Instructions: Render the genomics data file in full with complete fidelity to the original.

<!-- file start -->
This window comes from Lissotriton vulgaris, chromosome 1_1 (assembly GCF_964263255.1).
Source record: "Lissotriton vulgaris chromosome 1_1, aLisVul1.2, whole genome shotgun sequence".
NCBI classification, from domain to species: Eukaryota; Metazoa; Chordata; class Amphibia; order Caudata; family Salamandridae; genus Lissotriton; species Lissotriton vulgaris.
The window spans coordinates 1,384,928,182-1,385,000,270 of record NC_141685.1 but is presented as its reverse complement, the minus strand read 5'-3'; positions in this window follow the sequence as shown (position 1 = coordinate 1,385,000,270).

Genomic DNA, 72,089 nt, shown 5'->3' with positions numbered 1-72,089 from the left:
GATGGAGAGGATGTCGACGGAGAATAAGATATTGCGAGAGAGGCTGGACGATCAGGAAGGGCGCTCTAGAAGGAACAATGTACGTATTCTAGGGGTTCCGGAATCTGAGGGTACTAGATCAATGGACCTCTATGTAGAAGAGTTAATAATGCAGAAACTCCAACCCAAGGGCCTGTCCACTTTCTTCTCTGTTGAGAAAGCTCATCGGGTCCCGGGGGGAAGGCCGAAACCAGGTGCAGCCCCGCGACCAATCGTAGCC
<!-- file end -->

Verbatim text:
This window comes from Lissotriton vulgaris, chromosome 1_1 (assembly GCF_964263255.1).
Source record: "Lissotriton vulgaris chromosome 1_1, aLisVul1.2, whole genome shotgun sequence".
NCBI classification, from domain to species: Eukaryota; Metazoa; Chordata; class Amphibia; order Caudata; family Salamandridae; genus Lissotriton; species Lissotriton vulgaris.
The window spans coordinates 1,384,928,182-1,385,000,270 of record NC_141685.1 but is presented as its reverse complement, the minus strand read 5'-3'; positions in this window follow the sequence as shown (position 1 = coordinate 1,385,000,270).

Genomic DNA, 72,089 nt, shown 5'->3' with positions numbered 1-72,089 from the left:
GATGGAGAGGATGTCGACGGAGAATAAGATATTGCGAGAGAGGCTGGACGATCAGGAAGGGCGCTCTAGAAGGAACAATGTACGTATTCTAGGGGTTCCGGAATCTGAGGGTACTAGATCAATGGACCTCTATGTAGAAGAGTTAATAATGCAGAAACTCCAACCCAAGGGCCTGTCCACTTTCTTCTCTGTTGAGAAAGCTCATCGGGTCCCGGGGGGAAGGCCGAAACCAGGTGCAGCCCCGCGACCAATCGTAGCC